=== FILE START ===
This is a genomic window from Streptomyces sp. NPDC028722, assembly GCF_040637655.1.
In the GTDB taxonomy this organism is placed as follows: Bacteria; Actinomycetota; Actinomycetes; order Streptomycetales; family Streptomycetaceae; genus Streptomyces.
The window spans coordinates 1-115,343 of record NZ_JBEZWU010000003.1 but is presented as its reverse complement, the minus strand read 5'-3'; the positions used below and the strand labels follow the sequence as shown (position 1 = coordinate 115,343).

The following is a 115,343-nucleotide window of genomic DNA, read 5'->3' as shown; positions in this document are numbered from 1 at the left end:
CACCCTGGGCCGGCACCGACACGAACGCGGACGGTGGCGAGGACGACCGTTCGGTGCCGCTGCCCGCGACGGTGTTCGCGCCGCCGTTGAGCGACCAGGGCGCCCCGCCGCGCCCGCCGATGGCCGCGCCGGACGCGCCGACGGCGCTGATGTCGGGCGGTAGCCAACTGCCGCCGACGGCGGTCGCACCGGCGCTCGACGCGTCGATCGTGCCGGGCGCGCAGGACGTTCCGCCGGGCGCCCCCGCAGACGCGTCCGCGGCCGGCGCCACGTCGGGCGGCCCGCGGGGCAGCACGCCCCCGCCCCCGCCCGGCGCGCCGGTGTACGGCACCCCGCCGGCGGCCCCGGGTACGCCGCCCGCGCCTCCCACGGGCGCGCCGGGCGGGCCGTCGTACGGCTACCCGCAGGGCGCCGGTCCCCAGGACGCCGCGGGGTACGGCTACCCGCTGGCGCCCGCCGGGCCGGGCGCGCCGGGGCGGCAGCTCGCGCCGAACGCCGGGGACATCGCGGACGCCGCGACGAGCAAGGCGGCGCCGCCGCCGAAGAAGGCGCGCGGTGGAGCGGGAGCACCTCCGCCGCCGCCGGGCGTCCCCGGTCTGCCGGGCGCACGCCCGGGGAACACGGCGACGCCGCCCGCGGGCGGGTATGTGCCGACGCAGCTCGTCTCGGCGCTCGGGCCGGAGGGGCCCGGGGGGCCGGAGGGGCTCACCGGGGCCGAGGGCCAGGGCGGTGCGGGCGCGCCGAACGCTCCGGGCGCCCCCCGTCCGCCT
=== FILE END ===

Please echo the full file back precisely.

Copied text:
This is a genomic window from Streptomyces sp. NPDC028722, assembly GCF_040637655.1.
In the GTDB taxonomy this organism is placed as follows: Bacteria; Actinomycetota; Actinomycetes; order Streptomycetales; family Streptomycetaceae; genus Streptomyces.
The window spans coordinates 1-115,343 of record NZ_JBEZWU010000003.1 but is presented as its reverse complement, the minus strand read 5'-3'; the positions used below and the strand labels follow the sequence as shown (position 1 = coordinate 115,343).

The following is a 115,343-nucleotide window of genomic DNA, read 5'->3' as shown; positions in this document are numbered from 1 at the left end:
CACCCTGGGCCGGCACCGACACGAACGCGGACGGTGGCGAGGACGACCGTTCGGTGCCGCTGCCCGCGACGGTGTTCGCGCCGCCGTTGAGCGACCAGGGCGCCCCGCCGCGCCCGCCGATGGCCGCGCCGGACGCGCCGACGGCGCTGATGTCGGGCGGTAGCCAACTGCCGCCGACGGCGGTCGCACCGGCGCTCGACGCGTCGATCGTGCCGGGCGCGCAGGACGTTCCGCCGGGCGCCCCCGCAGACGCGTCCGCGGCCGGCGCCACGTCGGGCGGCCCGCGGGGCAGCACGCCCCCGCCCCCGCCCGGCGCGCCGGTGTACGGCACCCCGCCGGCGGCCCCGGGTACGCCGCCCGCGCCTCCCACGGGCGCGCCGGGCGGGCCGTCGTACGGCTACCCGCAGGGCGCCGGTCCCCAGGACGCCGCGGGGTACGGCTACCCGCTGGCGCCCGCCGGGCCGGGCGCGCCGGGGCGGCAGCTCGCGCCGAACGCCGGGGACATCGCGGACGCCGCGACGAGCAAGGCGGCGCCGCCGCCGAAGAAGGCGCGCGGTGGAGCGGGAGCACCTCCGCCGCCGCCGGGCGTCCCCGGTCTGCCGGGCGCACGCCCGGGGAACACGGCGACGCCGCCCGCGGGCGGGTATGTGCCGACGCAGCTCGTCTCGGCGCTCGGGCCGGAGGGGCCCGGGGGGCCGGAGGGGCTCACCGGGGCCGAGGGCCAGGGCGGTGCGGGCGCGCCGAACGCTCCGGGCGCCCCCCGTCCGCCT